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Laboratory modeling of fines migration in oilfields

Arien Centa, Ray Mohtar

Engineering Honours Group Project 2009

University of Adelaide


The migration of fine particles in oilfields occurs due to fluid movement in low consolidated sandstones, heavy oil reservoirs, or due to salinity changes during water-flooding. There has been an increasing trend in Australian and other regions for oil companies to move into deeper offshore waters where fines migration is frequently a challenging problem. The mathematical model for fines migration in porous media was developed early in the twentieth century, however validation of the model is difficult because of the extremely small scale of the particles and forces involved.

This project examines the behavior of particle detachment by deep bed filtration methods and the dependence of particle detachment on several filtration parameters. By considering the balance of various relevant interaction forces a theoretical analysis was carried out to assist in laboratory design. Design objectives included the ability to study the effects of particle size and concentration, and to determine the effect on the differential pressure across the filter bed. During experimentation the filters were first exposed to a particulate solution to demonstrate particle capture and retention, and to simulate formation damage. In further laboratories the filters were exposed to particle free solutions to measure particle detachment and release rates into the producing stream. Both sets of experiments confirmed the dependence of particle detachment on particle size and flow velocity as predicted by the analysis.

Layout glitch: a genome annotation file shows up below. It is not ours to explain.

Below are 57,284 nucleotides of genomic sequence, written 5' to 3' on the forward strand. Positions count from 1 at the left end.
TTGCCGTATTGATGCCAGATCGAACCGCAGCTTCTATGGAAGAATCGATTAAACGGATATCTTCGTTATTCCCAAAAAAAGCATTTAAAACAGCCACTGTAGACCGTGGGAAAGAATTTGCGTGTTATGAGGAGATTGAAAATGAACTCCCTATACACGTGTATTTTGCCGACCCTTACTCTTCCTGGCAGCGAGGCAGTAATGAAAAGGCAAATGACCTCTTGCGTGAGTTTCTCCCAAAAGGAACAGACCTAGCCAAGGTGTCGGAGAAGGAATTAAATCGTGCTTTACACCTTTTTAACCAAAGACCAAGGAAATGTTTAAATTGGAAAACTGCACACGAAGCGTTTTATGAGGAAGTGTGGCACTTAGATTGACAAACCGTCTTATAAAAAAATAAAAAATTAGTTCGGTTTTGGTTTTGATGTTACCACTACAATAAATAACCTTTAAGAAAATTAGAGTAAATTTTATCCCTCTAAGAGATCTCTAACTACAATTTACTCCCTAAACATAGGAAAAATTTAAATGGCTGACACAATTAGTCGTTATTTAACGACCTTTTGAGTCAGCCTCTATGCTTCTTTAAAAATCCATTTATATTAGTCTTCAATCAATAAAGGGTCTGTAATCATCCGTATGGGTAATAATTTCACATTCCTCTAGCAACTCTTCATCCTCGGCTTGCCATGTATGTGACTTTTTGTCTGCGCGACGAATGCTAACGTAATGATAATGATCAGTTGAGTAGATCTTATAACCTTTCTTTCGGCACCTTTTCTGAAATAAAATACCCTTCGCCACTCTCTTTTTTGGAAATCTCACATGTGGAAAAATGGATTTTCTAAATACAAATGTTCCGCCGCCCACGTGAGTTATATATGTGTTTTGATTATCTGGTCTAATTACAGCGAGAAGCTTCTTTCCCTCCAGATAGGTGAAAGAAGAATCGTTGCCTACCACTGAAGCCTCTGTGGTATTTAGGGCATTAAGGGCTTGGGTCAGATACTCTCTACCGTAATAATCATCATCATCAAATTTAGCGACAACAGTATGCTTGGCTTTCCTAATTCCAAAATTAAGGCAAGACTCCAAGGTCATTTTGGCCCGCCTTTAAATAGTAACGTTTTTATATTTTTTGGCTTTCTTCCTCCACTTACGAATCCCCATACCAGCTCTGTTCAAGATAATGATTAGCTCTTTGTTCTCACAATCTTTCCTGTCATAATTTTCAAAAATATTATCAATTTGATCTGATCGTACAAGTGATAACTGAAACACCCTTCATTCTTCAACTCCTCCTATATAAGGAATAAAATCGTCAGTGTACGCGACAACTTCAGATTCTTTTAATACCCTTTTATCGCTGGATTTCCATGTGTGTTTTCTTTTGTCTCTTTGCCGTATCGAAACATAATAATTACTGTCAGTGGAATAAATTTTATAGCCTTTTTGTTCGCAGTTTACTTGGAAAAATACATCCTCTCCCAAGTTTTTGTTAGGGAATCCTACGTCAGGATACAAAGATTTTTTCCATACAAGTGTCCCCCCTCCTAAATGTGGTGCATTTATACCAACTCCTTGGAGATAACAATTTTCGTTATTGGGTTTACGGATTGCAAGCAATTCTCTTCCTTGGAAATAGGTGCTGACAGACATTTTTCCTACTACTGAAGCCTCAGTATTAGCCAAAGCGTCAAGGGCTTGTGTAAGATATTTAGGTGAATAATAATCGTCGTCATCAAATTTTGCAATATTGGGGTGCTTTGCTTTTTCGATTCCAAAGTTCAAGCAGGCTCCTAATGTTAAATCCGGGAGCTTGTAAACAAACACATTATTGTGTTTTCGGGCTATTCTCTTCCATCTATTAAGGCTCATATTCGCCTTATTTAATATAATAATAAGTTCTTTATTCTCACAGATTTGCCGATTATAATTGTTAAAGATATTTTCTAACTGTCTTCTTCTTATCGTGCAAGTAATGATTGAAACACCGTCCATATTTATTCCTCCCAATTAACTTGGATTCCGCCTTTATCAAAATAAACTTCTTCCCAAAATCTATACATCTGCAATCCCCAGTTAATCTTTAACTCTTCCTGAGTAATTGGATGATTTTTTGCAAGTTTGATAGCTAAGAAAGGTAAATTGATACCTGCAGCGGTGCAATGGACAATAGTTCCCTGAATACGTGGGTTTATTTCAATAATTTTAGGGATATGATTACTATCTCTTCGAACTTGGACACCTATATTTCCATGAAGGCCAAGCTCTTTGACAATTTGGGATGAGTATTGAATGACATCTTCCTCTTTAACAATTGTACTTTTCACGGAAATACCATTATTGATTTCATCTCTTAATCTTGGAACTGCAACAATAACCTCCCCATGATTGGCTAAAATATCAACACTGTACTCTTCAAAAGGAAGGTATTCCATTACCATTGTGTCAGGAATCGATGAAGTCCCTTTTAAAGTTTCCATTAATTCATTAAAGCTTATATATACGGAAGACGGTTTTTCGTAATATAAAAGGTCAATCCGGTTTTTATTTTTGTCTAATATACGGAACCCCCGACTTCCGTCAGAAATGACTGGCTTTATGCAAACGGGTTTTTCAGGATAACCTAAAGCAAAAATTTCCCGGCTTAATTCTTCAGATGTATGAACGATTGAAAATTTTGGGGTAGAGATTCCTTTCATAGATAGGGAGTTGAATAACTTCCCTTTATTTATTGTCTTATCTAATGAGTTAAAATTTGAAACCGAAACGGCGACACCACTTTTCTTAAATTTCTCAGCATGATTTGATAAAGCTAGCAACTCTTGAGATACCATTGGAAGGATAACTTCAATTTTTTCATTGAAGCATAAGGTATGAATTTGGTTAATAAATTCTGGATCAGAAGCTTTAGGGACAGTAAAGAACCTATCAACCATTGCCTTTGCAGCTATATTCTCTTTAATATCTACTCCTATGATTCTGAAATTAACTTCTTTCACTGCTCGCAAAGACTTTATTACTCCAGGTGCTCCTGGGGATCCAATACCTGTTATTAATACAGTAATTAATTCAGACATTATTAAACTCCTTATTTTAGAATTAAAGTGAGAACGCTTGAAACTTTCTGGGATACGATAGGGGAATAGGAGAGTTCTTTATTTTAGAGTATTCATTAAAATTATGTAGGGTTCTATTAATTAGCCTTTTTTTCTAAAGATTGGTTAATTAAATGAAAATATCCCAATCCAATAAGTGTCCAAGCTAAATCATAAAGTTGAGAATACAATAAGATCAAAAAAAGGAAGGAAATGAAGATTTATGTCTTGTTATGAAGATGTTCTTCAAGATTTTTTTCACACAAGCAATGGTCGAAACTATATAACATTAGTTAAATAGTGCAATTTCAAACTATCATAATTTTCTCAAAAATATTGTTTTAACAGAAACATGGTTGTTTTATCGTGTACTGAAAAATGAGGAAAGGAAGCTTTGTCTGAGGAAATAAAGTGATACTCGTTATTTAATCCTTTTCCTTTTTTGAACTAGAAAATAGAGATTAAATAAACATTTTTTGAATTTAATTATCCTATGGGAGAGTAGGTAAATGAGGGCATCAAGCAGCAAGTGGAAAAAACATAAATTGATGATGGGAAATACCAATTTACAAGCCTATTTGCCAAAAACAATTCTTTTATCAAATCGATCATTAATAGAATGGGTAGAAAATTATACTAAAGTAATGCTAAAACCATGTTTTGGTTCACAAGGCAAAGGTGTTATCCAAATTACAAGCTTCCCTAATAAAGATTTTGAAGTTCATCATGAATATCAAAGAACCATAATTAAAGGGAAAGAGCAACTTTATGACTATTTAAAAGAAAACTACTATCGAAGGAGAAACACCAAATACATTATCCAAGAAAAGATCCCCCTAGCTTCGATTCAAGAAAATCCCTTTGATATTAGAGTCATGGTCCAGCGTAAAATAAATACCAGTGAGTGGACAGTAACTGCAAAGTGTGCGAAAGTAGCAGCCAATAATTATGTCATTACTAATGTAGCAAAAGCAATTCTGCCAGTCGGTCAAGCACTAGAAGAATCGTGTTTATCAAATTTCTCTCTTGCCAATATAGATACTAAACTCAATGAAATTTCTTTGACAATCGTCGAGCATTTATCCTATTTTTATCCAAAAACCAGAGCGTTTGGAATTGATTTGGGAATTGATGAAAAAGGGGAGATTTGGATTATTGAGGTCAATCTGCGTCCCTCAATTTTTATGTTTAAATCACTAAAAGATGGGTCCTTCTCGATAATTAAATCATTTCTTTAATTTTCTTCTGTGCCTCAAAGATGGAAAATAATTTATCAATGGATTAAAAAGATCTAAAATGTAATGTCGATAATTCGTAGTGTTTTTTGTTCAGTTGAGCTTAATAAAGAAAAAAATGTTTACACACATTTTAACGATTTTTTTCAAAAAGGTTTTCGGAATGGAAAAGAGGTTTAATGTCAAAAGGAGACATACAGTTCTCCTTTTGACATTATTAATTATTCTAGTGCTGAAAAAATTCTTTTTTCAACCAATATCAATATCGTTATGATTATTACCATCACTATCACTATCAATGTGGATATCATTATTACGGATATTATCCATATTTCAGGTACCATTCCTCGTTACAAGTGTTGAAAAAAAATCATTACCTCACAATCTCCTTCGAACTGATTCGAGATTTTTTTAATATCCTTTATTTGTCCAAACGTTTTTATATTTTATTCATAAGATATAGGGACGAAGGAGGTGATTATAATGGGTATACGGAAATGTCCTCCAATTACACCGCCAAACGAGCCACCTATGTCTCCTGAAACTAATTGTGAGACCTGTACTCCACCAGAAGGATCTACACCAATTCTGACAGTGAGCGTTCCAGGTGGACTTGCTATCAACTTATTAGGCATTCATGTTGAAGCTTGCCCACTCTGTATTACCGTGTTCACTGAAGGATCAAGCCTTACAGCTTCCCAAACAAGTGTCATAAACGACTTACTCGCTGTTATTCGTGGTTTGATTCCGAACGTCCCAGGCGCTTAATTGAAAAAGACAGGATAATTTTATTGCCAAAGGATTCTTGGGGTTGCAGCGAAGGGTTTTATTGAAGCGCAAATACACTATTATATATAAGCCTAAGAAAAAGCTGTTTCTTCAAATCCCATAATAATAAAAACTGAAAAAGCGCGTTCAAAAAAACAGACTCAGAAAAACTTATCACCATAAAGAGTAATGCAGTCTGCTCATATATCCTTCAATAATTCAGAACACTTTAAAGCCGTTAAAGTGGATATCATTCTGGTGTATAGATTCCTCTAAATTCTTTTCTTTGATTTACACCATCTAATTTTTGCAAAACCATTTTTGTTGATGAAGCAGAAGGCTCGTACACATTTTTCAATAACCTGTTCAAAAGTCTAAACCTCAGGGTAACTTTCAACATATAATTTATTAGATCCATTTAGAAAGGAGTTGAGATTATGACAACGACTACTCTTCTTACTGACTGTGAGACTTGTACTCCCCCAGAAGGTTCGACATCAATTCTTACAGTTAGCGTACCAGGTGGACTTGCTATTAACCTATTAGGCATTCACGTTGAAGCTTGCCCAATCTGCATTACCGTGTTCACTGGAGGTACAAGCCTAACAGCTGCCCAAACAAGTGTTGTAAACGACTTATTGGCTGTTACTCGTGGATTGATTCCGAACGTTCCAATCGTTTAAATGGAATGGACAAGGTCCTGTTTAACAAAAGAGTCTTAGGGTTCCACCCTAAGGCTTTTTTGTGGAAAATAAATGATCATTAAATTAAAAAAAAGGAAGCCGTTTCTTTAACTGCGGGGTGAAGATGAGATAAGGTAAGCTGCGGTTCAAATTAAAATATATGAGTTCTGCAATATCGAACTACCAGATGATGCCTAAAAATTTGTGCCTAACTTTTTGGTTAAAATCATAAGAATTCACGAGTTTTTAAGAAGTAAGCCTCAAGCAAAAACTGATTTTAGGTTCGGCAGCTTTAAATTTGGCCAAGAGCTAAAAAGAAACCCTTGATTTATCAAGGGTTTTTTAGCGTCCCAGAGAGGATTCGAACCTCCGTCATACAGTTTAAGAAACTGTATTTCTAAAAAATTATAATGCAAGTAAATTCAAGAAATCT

A primary goal of this project is to design a laboratory and experimental procedure with the ability to measure the strength of the electromagnetic surface forces that stabilise and retain fines in reservoirs. The project involves the design and implementation of laboratory apparatus and the execution of laboratory studies with the objective of providing recommendations for minimising formation damage under fines migration. This project is a part of the industrial Research and Development project that is currently being performed at The Australian School of Petroleum, in partnership with Santos Limited.

Australian School of Petroleum



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